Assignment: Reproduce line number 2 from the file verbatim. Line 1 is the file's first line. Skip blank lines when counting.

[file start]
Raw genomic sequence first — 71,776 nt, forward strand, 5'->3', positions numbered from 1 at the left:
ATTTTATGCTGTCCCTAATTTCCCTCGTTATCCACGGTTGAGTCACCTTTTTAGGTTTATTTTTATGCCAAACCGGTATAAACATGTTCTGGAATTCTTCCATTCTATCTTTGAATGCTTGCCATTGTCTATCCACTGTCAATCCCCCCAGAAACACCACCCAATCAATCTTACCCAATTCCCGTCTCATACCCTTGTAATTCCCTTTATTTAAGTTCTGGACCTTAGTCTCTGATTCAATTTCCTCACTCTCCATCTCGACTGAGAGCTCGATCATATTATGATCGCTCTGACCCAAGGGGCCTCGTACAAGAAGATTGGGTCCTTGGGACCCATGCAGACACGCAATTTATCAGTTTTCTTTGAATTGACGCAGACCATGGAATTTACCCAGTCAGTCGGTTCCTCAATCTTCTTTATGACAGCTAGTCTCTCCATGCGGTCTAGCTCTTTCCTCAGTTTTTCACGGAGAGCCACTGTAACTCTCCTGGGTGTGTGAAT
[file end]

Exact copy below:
ATTTTATGCTGTCCCTAATTTCCCTCGTTATCCACGGTTGAGTCACCTTTTTAGGTTTATTTTTATGCCAAACCGGTATAAACATGTTCTGGAATTCTTCCATTCTATCTTTGAATGCTTGCCATTGTCTATCCACTGTCAATCCCCCCAGAAACACCACCCAATCAATCTTACCCAATTCCCGTCTCATACCCTTGTAATTCCCTTTATTTAAGTTCTGGACCTTAGTCTCTGATTCAATTTCCTCACTCTCCATCTCGACTGAGAGCTCGATCATATTATGATCGCTCTGACCCAAGGGGCCTCGTACAAGAAGATTGGGTCCTTGGGACCCATGCAGACACGCAATTTATCAGTTTTCTTTGAATTGACGCAGACCATGGAATTTACCCAGTCAGTCGGTTCCTCAATCTTCTTTATGACAGCTAGTCTCTCCATGCGGTCTAGCTCTTTCCTCAGTTTTTCACGGAGAGCCACTGTAACTCTCCTGGGTGTGTGAAT